Applied Knowledge

I read an article in The Chronicle of Higher Education recently about how the profession of teaching has changed because today’s students go to college for something other than knowledge for knowledge’s sake: “maybe at one time, most students went to college to broaden their intellectual horizons and figure themselves out. That time has passed. Today more students attend college for a specific reason: professional advancement. Especially for adult learners, getting a degree is a means to a promotion, a raise, or entree into a new field. Vocational motivations for degree attainment are driven in part by projected job growth in industries like technology and health care, where there’s a need to solve 21st-century problems. Colleges are no longer singularly committed to knowledge production for the sake of it. Academe has shifted toward helping learners use knowledge in new ways — toward innovation.”

The writer speaks about how professors need to adapt and recognize that there is no going back to the good old days . . .

My undergraduate studies at Columbia University opened my mind to the great books of Western Civilization and the best part of my liberal arts education was teaching me the importance of critical thinking. I am saddened to see that opening minds up to great works of history, philosophy, art, and science has no “application” in today’s innovation economy. I am all for making sure students today are prepared for the workforce—and equipped with the technical competencies they need for career and life success—but it would be a shame if that means they cannot think for themselves, problem solve, or hold a conversation with at a social event.

SpectApp Launch

After 2 years of hard work (unpaid labor and sweat equity) my team and I launched the SpectApp at Buchholz High School in Gainesville, FL. We are excited to help make the lives of 3,000 high school students a little less stressful as they navigate their academic and extracurricular activities.

Spect App for Students

The Spect App shows students the real-life value of engaging in community service and extracurricular activities. Not only do these activities look good on their college application or resume, but students will see their interpersonal skills and leadership skills charts growing through every event in which they participate.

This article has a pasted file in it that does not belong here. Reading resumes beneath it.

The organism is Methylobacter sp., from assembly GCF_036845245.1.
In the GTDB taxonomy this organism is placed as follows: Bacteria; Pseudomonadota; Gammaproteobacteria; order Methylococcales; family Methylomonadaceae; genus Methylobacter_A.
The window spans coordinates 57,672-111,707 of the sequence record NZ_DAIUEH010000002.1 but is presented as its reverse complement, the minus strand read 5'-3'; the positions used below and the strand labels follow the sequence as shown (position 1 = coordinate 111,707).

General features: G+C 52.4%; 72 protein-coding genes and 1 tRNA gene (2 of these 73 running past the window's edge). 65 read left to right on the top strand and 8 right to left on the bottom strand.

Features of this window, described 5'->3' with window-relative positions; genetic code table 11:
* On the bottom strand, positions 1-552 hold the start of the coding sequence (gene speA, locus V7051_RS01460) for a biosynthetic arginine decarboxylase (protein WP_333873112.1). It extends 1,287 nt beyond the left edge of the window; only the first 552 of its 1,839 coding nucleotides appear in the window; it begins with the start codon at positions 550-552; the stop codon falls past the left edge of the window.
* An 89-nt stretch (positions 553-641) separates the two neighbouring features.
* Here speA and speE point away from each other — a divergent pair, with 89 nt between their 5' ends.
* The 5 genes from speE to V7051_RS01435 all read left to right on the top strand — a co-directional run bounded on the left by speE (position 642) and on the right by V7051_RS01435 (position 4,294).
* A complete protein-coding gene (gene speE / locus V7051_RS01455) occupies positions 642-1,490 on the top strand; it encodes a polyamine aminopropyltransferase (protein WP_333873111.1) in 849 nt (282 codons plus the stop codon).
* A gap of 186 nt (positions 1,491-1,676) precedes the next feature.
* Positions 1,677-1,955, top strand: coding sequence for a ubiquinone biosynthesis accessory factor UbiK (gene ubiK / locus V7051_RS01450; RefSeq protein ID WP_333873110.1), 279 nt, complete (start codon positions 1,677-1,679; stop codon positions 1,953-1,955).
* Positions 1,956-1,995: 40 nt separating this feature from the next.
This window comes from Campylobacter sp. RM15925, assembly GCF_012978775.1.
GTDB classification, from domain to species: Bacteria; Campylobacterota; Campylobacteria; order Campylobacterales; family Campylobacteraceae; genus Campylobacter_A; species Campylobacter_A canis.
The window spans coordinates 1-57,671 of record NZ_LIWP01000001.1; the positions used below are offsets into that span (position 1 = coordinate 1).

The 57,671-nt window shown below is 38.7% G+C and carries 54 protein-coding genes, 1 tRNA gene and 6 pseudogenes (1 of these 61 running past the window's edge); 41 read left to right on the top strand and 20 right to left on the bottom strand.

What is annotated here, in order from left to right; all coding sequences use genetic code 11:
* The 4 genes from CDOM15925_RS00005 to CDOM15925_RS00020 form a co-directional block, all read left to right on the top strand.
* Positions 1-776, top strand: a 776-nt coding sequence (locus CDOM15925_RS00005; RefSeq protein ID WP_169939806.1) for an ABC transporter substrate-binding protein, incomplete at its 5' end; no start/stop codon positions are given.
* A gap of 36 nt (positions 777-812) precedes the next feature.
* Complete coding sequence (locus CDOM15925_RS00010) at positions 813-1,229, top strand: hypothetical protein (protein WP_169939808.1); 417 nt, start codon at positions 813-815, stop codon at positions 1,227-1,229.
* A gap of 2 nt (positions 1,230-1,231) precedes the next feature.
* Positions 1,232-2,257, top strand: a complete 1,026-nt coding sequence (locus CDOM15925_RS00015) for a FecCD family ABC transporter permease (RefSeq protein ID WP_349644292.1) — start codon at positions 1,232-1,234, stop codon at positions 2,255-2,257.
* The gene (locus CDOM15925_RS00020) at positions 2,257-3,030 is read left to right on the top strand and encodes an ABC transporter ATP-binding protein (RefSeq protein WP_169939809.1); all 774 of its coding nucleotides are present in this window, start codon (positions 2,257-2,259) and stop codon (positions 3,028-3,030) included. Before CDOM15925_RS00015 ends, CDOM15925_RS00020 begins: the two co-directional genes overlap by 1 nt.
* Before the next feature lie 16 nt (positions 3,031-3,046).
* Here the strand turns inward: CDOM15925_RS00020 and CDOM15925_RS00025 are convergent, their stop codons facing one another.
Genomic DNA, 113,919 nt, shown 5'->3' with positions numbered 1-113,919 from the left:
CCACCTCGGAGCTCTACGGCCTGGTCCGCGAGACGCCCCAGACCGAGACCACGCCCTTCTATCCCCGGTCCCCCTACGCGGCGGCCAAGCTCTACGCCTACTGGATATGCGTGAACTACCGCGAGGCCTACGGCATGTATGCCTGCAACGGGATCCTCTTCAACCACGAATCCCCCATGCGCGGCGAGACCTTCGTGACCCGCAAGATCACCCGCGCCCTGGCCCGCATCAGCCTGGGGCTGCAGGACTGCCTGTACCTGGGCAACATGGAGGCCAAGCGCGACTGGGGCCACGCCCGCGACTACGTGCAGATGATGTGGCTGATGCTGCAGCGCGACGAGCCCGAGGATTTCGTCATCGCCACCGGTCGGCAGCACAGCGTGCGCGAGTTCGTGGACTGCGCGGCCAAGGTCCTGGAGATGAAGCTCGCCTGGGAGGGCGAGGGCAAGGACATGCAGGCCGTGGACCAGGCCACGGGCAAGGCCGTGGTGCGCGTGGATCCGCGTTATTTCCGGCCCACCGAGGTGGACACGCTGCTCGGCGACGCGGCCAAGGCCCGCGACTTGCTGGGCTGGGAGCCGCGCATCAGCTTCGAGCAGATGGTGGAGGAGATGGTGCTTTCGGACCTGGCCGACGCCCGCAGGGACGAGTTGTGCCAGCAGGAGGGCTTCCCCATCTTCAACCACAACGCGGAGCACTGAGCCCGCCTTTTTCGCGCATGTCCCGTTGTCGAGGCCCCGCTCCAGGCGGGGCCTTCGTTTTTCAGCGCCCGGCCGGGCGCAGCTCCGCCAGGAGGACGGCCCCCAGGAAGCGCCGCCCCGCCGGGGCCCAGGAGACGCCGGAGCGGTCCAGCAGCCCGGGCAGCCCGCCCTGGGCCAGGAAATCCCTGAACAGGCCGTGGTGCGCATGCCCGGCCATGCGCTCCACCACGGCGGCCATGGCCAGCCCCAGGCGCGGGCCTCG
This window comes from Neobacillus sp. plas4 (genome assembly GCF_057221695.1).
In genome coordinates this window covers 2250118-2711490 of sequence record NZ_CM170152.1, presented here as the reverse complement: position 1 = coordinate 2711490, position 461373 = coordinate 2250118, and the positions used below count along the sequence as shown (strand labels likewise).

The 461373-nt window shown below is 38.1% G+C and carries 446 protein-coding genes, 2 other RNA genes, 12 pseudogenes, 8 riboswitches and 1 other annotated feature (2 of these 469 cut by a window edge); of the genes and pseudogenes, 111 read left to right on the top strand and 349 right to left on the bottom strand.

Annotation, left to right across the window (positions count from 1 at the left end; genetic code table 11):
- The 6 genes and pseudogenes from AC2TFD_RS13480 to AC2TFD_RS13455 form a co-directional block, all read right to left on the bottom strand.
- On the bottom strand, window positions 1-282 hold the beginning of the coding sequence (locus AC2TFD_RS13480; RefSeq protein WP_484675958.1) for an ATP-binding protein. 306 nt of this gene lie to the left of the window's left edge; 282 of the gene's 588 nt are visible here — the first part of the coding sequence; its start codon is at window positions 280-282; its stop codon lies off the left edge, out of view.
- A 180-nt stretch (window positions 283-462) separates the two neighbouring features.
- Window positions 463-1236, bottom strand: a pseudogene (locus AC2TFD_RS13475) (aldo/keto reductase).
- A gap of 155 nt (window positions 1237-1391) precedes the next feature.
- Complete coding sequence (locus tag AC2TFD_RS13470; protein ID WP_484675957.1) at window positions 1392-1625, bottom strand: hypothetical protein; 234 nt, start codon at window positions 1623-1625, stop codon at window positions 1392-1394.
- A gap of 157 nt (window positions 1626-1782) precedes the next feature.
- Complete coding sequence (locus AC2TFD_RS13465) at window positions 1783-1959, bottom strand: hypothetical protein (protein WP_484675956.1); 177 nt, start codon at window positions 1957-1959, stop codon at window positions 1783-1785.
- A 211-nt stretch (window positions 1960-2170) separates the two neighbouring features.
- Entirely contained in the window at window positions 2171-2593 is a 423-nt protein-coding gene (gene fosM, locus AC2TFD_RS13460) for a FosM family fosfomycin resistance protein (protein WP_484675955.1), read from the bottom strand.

Students can self-report and record activities they do on their own time that enhance their personal and professional development. These are digitally logged as outside of school activities. At the end of the year, students will have the opportunity to get all that information collated into a resume format. 

Spect App Premium Version for Parents

Parents who wish to upgrade the product for additional features (college application cover letters, resumes, scholarship finders, etc.) can do so at

Feminist PR

I have been encouraging my students to address the PR problem in feminism—eg. why so many people today who are otherwise progressive minded are hesitant to say that they are feminists. I was excited to see the Signs Public Intellectuals Project engaging in this debate. I am not sure how accessible their articles are for mass consumption but as a professor of gender studies I think the resources that they have complied (recommended books, articles, white papers, interviews, and podcasts) provide so much great material to the next generation of feminist thinkers and public intellectuals. I am looking forward to the work that my students produce this semester around topics that they think are most pressing to discuss today—and hopefully do it in a manner that invites more people to join the movements for social justice and human rights.